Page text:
(Bloomberg) -- Wingstop Inc. is paying more for chicken wings, which are increasingly hard to come by. In response, it’s creating a new delivery and carryout brand, Thighstop.
The move will let Wingstop save money by buying whole birds, instead of just the wings and breasts, which are seeing supplies dwindle amid a dearth of staff at chicken-processing plants.
“It will allow us to buy the whole chicken,” Chief Executive Officer Charlie Morrison said in an interview. “There’s a real supply constraint out there and it centers on the availability of workers to actually process the chicken. The amount of chickens that are being put in the supply chain is actually far lower than it has been in the past. It makes it a little trickier for us.”
The Dallas-based company, which has traditionally used breast meat to create boneless chicken offerings, will use more parts of the chicken with the whole-bird strategy and is working with suppliers and distributors “to ensure there is minimal to no waste.” The company said late last year it was testing the use of thighs in order to stabilize costs.
Wingstop will run Thighstop as a virtual brand out of its 1,400 U.S. restaurants and sell bone-in and boneless thighs alongside fries and corn. That will will help contain rising prices, Morrison said, capping any menu hikes at their normal 1% to 2% annual increase.
Across the industry, restaurants are facing rising costs for key ingredients along with higher wages, and this is driving up prices for consumers. Chicken prices for producers jumped to an all-time high last month, climbing 2.1% in the eighth straight monthly increase. The surge comes after fast-food chains McDonald’s Corp., Burger King and KFC recently introduced new chicken sandwiches to rival Popeyes’ fried-poultry hit that went viral in 2019.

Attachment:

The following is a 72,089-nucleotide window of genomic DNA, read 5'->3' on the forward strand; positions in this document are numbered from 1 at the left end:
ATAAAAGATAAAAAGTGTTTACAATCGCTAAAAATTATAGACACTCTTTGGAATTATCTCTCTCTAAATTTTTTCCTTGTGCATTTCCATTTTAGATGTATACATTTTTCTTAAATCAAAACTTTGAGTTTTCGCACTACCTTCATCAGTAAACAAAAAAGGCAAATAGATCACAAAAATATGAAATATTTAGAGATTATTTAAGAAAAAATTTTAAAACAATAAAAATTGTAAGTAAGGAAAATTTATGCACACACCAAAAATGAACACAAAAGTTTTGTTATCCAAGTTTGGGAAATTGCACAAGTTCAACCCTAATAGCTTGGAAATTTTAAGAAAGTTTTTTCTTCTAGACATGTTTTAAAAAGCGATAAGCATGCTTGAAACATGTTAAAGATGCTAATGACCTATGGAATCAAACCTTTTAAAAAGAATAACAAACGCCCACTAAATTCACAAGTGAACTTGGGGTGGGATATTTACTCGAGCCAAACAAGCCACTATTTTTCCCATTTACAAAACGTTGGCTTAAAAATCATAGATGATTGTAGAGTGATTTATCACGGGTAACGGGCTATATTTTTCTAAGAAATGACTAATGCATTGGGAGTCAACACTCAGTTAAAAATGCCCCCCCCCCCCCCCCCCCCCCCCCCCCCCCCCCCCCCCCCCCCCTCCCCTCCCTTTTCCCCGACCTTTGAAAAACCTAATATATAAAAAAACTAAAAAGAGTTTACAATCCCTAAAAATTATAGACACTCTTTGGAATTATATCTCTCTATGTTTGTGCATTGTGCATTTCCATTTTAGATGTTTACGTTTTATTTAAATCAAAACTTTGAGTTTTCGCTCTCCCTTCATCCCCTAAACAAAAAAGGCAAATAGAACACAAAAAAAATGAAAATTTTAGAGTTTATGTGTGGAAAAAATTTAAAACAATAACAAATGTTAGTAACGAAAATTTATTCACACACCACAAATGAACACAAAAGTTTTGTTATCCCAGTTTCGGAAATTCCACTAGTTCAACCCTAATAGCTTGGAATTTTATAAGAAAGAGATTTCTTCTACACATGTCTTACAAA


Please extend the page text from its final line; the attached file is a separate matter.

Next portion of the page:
Wingstop, which previously bought cut-up chicken parts in lieu of whole birds, has added new suppliers to make sure it can meet demand. The chain, which is 98% franchised in the U.S., is seeing record-high prices for bone-in wings right now, Morrison said. Selling thighs will help, he said: “It is a strategic supply-chain move.”
U.S. consumers are warming to dark meat, especially as prices creep upward in the grocery store. Bone-in leg prices were $1.59 a pound in May, data from the Bureau of Labor Statistics show, less than half the $3.37 commanded by boneless breasts. Retail prices for a whole chickens were $1.49 a pound.
During the pandemic, wing sales -- and prices -- soared, buoyed by Americans looking for takeout and delivery-friendly fare. Domino’s Pizza Inc. and Chili’s-owner Brinker International Inc. got in on the wing frenzy by increasing their offerings.
Thighs are considered juicier than other poultry cuts and have more meat than wings. Wingstop, which has experimented with different cuts in the past, is hopeful that thighs can become a permanent part of the menu, Morrison said.
“Too often these days, thighs are stuck in the bottom of a bucket of chicken,” he said. “We believe that we can finally give thighs the focus and attention they deserve.”
© 2021 Bloomberg L.P.